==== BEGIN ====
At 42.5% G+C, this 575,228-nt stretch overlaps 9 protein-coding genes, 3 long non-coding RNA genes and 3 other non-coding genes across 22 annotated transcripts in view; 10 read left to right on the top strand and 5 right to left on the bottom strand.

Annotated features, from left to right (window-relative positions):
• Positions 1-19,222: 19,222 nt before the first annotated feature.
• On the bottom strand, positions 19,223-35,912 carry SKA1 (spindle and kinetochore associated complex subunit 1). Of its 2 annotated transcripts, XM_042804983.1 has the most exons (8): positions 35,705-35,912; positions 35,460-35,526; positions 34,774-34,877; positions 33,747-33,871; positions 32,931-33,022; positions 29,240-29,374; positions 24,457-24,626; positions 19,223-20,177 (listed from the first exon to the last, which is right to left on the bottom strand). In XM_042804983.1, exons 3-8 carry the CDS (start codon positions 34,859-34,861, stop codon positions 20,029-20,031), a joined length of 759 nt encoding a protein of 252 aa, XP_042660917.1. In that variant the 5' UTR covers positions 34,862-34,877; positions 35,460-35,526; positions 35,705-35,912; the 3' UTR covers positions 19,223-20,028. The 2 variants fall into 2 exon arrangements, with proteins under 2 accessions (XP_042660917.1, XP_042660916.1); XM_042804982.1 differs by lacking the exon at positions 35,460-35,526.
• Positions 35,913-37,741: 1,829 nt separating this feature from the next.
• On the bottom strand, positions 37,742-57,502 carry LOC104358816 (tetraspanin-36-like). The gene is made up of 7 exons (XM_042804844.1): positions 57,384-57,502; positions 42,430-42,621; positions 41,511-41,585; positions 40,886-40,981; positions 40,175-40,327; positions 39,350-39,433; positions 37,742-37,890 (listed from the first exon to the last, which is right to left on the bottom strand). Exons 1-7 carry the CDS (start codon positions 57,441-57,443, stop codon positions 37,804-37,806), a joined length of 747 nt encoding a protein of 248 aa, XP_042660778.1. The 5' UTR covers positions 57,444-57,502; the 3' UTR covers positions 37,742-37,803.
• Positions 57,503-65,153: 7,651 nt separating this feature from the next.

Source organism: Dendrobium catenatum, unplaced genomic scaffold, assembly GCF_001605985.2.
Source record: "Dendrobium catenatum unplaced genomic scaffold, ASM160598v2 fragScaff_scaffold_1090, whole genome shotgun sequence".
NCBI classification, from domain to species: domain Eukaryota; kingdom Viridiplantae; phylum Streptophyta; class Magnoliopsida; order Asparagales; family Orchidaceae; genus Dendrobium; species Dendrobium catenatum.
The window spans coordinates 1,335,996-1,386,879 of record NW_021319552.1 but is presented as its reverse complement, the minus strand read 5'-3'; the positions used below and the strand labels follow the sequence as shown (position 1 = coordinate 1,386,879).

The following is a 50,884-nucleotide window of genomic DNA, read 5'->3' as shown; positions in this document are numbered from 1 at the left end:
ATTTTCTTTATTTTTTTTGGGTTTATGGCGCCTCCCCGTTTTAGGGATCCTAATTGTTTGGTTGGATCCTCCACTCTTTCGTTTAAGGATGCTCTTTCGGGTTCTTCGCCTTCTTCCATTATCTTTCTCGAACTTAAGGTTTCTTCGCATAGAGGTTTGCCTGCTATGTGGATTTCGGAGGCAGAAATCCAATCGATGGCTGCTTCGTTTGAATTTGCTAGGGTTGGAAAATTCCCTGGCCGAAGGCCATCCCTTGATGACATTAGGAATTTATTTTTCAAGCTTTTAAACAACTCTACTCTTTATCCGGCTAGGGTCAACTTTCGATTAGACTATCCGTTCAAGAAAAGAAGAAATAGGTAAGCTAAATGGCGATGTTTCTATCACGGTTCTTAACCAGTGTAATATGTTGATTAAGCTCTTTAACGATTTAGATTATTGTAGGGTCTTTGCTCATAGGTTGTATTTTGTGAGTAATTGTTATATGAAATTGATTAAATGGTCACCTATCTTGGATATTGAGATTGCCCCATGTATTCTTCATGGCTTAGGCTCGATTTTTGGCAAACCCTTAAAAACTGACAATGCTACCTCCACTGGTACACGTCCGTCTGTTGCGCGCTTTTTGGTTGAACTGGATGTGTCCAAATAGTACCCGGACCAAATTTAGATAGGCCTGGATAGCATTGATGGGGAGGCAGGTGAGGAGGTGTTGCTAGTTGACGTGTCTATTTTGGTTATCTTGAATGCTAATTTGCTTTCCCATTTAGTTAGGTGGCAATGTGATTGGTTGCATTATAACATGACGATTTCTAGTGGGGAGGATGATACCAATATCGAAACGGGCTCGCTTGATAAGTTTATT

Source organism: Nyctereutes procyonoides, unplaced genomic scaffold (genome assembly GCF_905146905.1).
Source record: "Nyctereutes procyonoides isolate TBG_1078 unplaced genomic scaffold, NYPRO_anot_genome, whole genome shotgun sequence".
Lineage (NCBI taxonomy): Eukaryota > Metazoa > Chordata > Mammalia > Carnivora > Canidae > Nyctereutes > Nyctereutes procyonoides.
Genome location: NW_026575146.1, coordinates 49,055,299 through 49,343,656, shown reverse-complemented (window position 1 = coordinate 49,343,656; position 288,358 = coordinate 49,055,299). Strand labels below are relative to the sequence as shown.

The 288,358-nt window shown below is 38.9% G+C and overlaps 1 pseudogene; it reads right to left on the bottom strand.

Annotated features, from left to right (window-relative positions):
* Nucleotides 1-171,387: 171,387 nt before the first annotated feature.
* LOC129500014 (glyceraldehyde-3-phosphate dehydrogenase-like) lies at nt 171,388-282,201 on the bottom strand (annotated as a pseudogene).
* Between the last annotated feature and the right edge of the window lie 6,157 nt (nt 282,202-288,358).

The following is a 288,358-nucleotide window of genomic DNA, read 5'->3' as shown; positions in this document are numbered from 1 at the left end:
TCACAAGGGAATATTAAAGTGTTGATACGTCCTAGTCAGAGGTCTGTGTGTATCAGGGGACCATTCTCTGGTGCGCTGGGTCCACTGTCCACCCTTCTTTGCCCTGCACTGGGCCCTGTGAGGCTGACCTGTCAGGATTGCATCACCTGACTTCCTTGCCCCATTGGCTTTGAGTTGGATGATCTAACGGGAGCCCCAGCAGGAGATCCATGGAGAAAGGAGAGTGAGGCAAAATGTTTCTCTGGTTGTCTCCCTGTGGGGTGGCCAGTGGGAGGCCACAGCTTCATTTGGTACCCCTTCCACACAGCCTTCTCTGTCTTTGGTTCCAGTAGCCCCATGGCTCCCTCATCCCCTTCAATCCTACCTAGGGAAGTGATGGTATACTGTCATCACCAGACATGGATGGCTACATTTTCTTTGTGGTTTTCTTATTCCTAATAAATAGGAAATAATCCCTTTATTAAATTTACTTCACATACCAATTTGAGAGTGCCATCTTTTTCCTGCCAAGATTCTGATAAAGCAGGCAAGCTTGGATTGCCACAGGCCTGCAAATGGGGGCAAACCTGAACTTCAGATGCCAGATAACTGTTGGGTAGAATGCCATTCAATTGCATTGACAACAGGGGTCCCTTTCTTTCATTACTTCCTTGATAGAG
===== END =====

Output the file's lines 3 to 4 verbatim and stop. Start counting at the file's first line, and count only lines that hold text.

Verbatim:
• Positions 1-19,222: 19,222 nt before the first annotated feature.
• On the bottom strand, positions 19,223-35,912 carry SKA1 (spindle and kinetochore associated complex subunit 1). Of its 2 annotated transcripts, XM_042804983.1 has the most exons (8): positions 35,705-35,912; positions 35,460-35,526; positions 34,774-34,877; positions 33,747-33,871; positions 32,931-33,022; positions 29,240-29,374; positions 24,457-24,626; positions 19,223-20,177 (listed from the first exon to the last, which is right to left on the bottom strand). In XM_042804983.1, exons 3-8 carry the CDS (start codon positions 34,859-34,861, stop codon positions 20,029-20,031), a joined length of 759 nt encoding a protein of 252 aa, XP_042660917.1. In that variant the 5' UTR covers positions 34,862-34,877; positions 35,460-35,526; positions 35,705-35,912; the 3' UTR covers positions 19,223-20,028. The 2 variants fall into 2 exon arrangements, with proteins under 2 accessions (XP_042660917.1, XP_042660916.1); XM_042804982.1 differs by lacking the exon at positions 35,460-35,526.